Are you up the duff? Do you speak emoji? If so, good news: in June, the UK’s fastest growing language is to launch a pregnant woman icon, making it even easier to tell loved ones about life-changing news in a thoroughly impersonal manner. But while the view from our iPhones will be more pregnancy-inclusive than ever in 2016, the outlook in maternity fashion remains complicated.
As anyone pregnant will tell you, finding decent maternity wear is a challenge. Specialist brands are expensive and often veer towards the Kate Middleton engagement-shoot look, a wrap dress too far for many. High street ranges tend to be limited, hidden away or only available online (Topshop’s maternity selection in London’s Oxford Circus branch is a notable exception). Meanwhile, designer fashion rarely bothers with maternity dressing at all – viewing pregnancy with the same disdain it reserves for carbs, opaque black tights and fat ankles.
The weird state of pregnancy fashion echoes a similarly odd attitude towards pregnancy in general, according to Edwina Gieve, founder of British label Clary and Peg: “When I was researching maternity fashion, my grandmother told me there was no such thing as maternity wear when she was pregnant in the 1930s and 1940s. She just stayed at home in a house coat. Women were hidden away and confined – that’s where we are coming from.” As well as a perceived lack of glamour, many brands are reluctant to give headspace to maternity ranges, knowing that most women won’t spend much on clothes they will only wear briefly.
With that in mind, the latest trend in maternity wear makes a lot of sense: savvy brands are creating “investment” pieces designed to live long beyond pregnancy – and be worn by people who are not pregnant at all.
One of the most influential ranges in the subtle maternity movement is Hatch, a US brand that has recently launched in the UK through Net a Porter. Its founder and CEO Ariane Goldman says she was “shocked by what was out there” while pregnant five years ago. “I felt ostracised from fashion and from any opportunity to look and feel good. I ended up shopping vintage or buying oversized dresses two sizes up from Acne, which was a good alternative but I couldn’t wear those pieces afterwards.”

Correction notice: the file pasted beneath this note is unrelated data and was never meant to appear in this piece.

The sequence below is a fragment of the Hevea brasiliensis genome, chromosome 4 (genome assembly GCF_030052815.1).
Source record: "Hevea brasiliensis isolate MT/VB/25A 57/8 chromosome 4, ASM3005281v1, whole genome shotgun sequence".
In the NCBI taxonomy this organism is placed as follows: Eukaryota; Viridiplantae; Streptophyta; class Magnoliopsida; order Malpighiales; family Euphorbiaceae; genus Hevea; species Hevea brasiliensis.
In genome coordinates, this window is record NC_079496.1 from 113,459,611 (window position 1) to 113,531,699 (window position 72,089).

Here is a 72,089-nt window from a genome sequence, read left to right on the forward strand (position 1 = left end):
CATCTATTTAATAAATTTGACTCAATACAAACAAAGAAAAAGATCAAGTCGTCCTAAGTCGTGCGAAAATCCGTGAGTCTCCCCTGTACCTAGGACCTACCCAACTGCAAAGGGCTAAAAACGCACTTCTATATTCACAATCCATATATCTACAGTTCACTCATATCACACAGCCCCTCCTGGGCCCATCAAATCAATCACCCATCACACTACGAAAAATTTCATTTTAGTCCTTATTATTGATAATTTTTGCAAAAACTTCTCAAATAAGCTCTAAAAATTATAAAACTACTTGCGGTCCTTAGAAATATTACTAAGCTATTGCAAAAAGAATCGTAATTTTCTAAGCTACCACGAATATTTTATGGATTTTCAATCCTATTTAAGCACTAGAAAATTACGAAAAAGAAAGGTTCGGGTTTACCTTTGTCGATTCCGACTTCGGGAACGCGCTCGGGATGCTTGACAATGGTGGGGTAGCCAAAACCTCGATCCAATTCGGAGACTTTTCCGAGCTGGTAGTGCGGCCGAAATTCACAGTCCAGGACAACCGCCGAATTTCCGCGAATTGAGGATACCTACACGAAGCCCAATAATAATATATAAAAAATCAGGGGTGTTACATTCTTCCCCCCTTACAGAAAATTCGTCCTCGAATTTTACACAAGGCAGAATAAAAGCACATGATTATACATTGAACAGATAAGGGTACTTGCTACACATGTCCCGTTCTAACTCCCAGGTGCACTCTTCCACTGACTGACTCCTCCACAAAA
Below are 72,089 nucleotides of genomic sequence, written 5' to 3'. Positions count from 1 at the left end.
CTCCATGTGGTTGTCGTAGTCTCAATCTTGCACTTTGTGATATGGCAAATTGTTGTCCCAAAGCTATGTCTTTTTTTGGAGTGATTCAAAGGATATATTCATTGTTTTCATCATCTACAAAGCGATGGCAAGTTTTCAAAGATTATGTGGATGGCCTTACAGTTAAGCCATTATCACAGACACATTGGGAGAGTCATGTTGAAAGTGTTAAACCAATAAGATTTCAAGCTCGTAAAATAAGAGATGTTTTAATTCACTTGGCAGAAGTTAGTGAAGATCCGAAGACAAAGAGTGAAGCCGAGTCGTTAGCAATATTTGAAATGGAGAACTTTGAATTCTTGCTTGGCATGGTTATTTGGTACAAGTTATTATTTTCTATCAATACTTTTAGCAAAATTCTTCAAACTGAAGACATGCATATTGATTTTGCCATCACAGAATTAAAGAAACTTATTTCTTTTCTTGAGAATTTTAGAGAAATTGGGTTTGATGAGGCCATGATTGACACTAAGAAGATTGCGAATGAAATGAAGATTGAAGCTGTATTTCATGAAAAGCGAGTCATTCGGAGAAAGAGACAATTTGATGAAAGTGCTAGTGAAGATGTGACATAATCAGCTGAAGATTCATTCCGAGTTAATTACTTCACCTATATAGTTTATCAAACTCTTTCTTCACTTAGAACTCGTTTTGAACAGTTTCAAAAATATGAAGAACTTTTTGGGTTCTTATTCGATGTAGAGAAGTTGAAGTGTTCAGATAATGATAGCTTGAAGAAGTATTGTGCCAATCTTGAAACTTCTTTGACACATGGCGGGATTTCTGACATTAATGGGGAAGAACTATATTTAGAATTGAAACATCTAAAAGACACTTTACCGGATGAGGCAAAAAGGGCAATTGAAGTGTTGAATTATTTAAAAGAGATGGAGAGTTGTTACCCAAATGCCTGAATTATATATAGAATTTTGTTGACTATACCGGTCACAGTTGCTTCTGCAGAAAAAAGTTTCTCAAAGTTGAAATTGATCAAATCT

Her solution was to create a brand specialising in voluminous shapes that could be worn during and after pregnancy. Prices are far higher than high street (in the “contemporary” range of £100 to £300), but Goldman talks of expensive fabrics and subtle details, making the idea of spending more on something you love and can wear for years sound tempting. The trousers have ruching or elastic that sits beneath the belly for pregnant women and high on the waist for those who are not. At the moment, says Goldman, only 55% of her customers are pregnant: “The rest are women who really appreciate the silhouette.”
On Net a Porter, pregnancy is only mentioned very subtly in Hatch’s brand description (“chic, billowy silhouettes – ideal for women on the go and expectant or post-pregnancy moms”). Net a Porter buyer Sybil Wilmot Smith believes the brand is uniquely inclusive. “We shoot each look on a pregnant and non-pregnant model and stock is flying out. If someone is clever enough to design pieces that still fit, and still have appeal when you’re no longer pregnant then it’s win win. With investment pieces, a woman is inevitably going to be happy to spend a little more if she know the piece is versatile.”
Similarly, Clary and Peg recently tweaked its strapline from “vintage inspired maternity wear” to “vintage inspired womenswear that is maternity friendly”, a subtle shift that reflects Gieve’s belief that clothes should be appealing “regardless of whether women are pregnant or not. We realised we were creating a bit of a battle for ourselves with the word maternity. Now we sample clothes on pregnant and non-pregnant friends to ensure they could be worn with or without a bump.” Fittingly, some of the label’s biggest sales spikes have been precipitated by non-pregnant bloggers, such as Courtney Adamo, pictured above, who have worn the label and posted the evidence on Instagram.
Clearly, making the subtle pregnancy chic look work beyond the third trimester is easier if you are a voluminous Rick Owens tunic or vintage smock dress kind of person – rather than a dedicated follower of bodycon. But with some clever shopping (waistless dresses, longline jumpers and loose kimono-style outerwear all work; Cos is a reliable source of similar shapes at a lower price point), this new approach might just offer a solution to dressing in pregnancy – with no need to shout the m-word, unless you want to.